By the Pricking of My Thumbs. London: for The Crime Club by Collins, 1968.

First edition, signed by the author, in a married dust-jacket.


The Hound of Death and Other Stories. London: Odhams Press Limited, 1933.

First edition in a married dust-jacket.


Three Act Tragedy. London: The Crime Club, 1935. First edition, no jacket, but with Carlo Fisher's book label on the pastedown (consistent with her signed copies).


Witness for the Prosecution. A Play in Three Acts. London: Samuel French Limited, 1954.

First edition, pre-publication issue. Original printed wrappers, stating on the upper wrapper: ‘Not Published / This copy is supplied on loan for the use of professional companies and must be returned to’; Provenance: from the library of Christie’s literary agent Edmund Cork (without internal evidence).


Dead Man’s Folly. London: for The Crime Club by Collins, 1956. First edition in original dust-jacket.


Hallowe’en Party. London: for The Crime Club by Collins, 1969. First edition in the original dust-jacket.


Elephants Can Remember. London: The Crime Club, 1972. First edition in the original dust-jacket.


Sleeping Murder. Miss Marple’s Last Case. London: Collins Crime Club, 1976.

First edition in the original dust-jacket.



Other Auction Related Comments:

A Buyer’s Premium will be added to the hammer price. See the auction website for full details and further pictures once the auction catalogue is released. The auction house has advised me they will include complete pictures of the books, jackets and inscriptions online at that time.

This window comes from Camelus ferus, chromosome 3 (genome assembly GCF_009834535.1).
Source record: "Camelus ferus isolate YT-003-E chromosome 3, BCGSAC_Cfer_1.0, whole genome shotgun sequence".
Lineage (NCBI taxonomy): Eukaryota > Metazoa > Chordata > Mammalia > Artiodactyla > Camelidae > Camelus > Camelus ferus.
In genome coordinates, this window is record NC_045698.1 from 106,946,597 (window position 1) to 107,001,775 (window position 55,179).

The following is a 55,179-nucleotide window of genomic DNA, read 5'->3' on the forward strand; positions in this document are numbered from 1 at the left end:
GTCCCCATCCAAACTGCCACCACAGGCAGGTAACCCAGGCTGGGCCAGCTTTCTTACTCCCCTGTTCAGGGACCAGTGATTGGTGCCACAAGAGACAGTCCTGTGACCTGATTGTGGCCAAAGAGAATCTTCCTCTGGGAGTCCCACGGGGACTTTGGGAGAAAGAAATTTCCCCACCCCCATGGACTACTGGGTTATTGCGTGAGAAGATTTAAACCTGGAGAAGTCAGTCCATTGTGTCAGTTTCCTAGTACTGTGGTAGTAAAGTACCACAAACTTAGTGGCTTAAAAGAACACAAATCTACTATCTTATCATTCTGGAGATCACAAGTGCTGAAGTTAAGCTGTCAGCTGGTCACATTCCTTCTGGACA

If any readers have questions or insights, do let me know at collectchristie@gmail.com . Also, after the auction, I will write a report on prices realised and any surprises - high or low. For the collectors out there, I hope you find something you love and is within your budget.


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3 comentarios


Howard Lakin
Howard Lakin
05 sept 2023

I bought Fisher’s entire inscribed run of Mary Westmacott novels many years ago, each signed by Agatha Christie. For the record, all dust jackets were missing

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vanessa.jacynth
21 ago 2023

It's going to be fascinating, definitely going to visit these. It is still very strange the family sold inscribed family copies, they can't have needed the sales surely? Pity that beneath every jacket is a sun wrecked book from Fisher's otherwise great collection. What did she do with the jackets!? Are they kept in a draw!? Love the 4th Hound of Death jacket, great survival.

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David Morris
David Morris
21 ago 2023
Contestando a

Vanessa, agreed - odd that the family sold some of these books. As to Fisher's jackets... that's the real treasure trove still to be found (if it exists). Sadly many jackets were discarded so they may be long gone.